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Here is a rough cost-benefit analysis. I found all the numbers before doing any maths and tried to be as optimistic as possible towards your theory to account for people more intelligent than me coming up with better ways to do it if it became standardised.

The cost of freezing a cell is proxied as the cost of freezing your eggs, which is already commercially available. It is £2900 for the initial harvest and £275 for a subsequent year of freezing. This £275 is not discounted because you pay it every year. Source. Let's assume that the clinic are nice and let you freeze as many different organ-cells as you want for the same £275 / year fee.

There are 56,000 people in the EU who are on the organ donor waiting list, suggesting there are around 56,000 people who have a sufficiently chronic failure of an organ that it didn't kill them outright but will kill them if they don't get a transplant. Many of these 56,000 people will get an organ through conventional means, but let's say none of them do to account for the fact that as medicine advances we will probably be able to transfer more people off the 'going to die' list onto the 'might be able to survive if given a transplant' list. Let's also assume that this represents 56,000 new people on the organ transplant list each year, even though the average wait on the list is around three years. Source (also I found a dodgy-looking source suggesting that 50,000 people die of organ failure each year, so the figure for the number who could benefit is probably not out by more than an order of magnitude). There are 500m people in the EU, so your chance of being on the organ transplant list in any given year is about 0.01%.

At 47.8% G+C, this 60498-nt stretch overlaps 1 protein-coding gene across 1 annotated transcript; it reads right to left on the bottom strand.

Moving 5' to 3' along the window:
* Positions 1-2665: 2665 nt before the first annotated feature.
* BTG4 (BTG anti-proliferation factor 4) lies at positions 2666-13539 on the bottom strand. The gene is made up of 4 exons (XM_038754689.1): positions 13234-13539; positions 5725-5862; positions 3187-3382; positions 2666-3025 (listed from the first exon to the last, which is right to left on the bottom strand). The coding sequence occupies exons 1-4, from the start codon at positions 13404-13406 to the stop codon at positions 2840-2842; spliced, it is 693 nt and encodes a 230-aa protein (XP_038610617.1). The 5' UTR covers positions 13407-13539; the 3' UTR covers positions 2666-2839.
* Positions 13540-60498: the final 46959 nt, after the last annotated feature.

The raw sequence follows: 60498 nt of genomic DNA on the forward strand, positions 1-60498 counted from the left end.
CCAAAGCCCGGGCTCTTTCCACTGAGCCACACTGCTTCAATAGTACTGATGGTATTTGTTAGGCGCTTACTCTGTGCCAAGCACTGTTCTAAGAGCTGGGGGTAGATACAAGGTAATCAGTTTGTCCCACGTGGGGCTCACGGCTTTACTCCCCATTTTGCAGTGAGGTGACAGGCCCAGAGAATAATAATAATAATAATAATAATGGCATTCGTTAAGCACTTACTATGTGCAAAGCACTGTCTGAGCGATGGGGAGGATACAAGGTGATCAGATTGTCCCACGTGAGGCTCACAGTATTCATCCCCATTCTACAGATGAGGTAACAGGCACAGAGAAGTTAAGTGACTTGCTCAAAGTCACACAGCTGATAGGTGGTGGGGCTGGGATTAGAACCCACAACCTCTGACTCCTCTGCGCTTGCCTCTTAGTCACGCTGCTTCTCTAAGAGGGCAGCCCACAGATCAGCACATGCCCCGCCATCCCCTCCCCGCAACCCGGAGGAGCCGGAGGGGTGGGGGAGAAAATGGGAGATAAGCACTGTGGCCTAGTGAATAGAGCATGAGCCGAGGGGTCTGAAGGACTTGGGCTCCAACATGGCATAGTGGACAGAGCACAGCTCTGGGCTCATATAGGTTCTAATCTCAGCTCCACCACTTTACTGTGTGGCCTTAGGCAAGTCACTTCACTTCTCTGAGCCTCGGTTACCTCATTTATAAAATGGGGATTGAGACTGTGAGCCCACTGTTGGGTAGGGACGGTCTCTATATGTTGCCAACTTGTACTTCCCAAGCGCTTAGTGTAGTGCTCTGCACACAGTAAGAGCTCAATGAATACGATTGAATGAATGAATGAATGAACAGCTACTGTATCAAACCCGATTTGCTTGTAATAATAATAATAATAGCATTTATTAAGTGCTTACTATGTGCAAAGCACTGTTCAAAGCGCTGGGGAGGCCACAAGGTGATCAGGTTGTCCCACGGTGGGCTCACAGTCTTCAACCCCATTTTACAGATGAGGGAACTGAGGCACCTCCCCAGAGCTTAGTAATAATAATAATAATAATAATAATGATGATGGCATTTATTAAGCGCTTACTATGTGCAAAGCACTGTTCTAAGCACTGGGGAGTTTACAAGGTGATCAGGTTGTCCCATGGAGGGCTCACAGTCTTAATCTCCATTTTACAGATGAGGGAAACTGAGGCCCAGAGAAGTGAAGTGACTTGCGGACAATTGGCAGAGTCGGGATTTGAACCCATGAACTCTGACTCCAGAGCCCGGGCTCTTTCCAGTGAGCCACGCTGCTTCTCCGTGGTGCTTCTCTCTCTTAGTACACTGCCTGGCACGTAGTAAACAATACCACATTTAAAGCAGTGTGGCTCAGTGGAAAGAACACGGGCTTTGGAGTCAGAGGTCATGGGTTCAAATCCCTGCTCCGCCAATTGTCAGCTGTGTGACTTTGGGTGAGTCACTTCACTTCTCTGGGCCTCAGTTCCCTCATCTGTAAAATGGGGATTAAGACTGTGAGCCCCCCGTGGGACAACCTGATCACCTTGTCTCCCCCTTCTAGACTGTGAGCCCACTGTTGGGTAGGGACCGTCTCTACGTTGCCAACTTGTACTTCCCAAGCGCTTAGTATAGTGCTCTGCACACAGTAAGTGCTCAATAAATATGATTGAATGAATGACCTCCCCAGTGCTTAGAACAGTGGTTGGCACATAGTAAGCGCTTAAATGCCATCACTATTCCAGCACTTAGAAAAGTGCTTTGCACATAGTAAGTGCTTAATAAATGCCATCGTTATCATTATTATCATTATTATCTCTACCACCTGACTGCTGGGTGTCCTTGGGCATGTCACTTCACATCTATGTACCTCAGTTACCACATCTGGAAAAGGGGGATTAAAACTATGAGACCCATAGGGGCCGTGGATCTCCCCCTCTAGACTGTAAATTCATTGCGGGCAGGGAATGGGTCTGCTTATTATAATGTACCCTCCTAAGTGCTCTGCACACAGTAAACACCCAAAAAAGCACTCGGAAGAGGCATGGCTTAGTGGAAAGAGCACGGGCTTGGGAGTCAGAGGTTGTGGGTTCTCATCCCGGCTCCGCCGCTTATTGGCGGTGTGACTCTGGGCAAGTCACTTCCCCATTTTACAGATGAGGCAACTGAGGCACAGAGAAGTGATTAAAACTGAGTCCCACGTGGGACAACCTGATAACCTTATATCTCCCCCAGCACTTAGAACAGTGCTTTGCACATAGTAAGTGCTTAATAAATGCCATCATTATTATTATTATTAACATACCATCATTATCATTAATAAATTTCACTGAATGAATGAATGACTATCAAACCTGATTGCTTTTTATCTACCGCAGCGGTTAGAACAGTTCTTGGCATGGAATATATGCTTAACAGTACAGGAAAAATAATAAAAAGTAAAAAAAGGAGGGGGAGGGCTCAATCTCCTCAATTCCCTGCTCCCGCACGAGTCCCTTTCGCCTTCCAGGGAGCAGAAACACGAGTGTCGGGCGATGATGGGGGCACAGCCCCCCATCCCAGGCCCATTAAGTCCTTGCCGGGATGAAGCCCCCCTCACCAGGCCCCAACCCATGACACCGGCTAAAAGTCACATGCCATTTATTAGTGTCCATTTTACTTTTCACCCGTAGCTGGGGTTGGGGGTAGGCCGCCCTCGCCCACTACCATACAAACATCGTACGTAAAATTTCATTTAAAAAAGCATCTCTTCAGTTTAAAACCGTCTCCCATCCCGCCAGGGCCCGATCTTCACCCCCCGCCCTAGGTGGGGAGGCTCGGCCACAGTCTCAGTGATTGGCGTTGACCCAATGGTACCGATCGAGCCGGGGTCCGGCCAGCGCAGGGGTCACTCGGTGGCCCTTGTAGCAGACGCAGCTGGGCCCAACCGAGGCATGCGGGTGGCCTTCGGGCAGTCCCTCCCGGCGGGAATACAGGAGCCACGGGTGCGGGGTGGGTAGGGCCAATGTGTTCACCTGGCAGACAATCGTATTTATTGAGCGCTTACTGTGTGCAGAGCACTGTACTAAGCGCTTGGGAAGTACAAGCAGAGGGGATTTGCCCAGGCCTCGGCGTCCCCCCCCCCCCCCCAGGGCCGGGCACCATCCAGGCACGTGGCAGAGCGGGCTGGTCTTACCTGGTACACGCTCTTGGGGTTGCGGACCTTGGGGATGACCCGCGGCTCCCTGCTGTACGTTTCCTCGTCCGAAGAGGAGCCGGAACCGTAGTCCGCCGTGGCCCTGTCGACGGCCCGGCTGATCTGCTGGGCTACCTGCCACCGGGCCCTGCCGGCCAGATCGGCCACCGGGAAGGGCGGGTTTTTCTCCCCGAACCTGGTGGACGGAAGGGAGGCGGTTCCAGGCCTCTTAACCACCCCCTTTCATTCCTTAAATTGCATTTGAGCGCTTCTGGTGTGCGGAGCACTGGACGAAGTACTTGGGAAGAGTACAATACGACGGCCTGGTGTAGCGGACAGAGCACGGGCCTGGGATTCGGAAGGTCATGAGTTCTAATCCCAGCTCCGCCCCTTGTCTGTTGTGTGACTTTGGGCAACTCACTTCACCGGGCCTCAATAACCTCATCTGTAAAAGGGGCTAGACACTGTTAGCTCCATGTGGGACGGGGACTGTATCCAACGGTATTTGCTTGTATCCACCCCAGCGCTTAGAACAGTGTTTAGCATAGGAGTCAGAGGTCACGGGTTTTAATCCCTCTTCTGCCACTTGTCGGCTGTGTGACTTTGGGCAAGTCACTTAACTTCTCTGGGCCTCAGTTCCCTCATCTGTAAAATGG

Same source as above suggests the average QALY gain for an organ transplant is 11.5 for a liver transplant, 6.8 for a heart transplant and 5.2 for a lung transplant. Let's assume all transplants give you the full 11.5 QALYs because medicine improves.

Finally let's assume you freeze your cells now at 25 with the expectation that they will be used in 40 years at 65. You only get one shot at doing this; you may never freeze your cells again because they degrade too much on your 26th birthday.

This means in total you pay £13900 for a 0.01% chance at 11.5 additional QALYs, for an expectated value of £10.8m / QALY. That is to say, if you would pay £10.8m for an additional year of life at the margin, this is probably worthwhile (given some very optimistic assumptions). However, this is only true if you get one shot to freeze your cells at 25. If instead you can wait until you need them and freeze them then, you'd only be paying something like £250 / QALY. You can see from these two numbers that even if cells degrade in quality to the extent that they are a thousand times harder to successfully transplant you are still better to wait until you are pretty sure you are a high-risk group for organ failure. Anyone who believes £10.8m / QALY is a good deal should also be prepared to accept a salary cut of around £115,000 / year in order to avoid a 20 mile commute since road vehicles have a fatality rate of something like 1.5 per billion miles travelled.

I really enjoyed the article, but I think your argument falls down in the following way: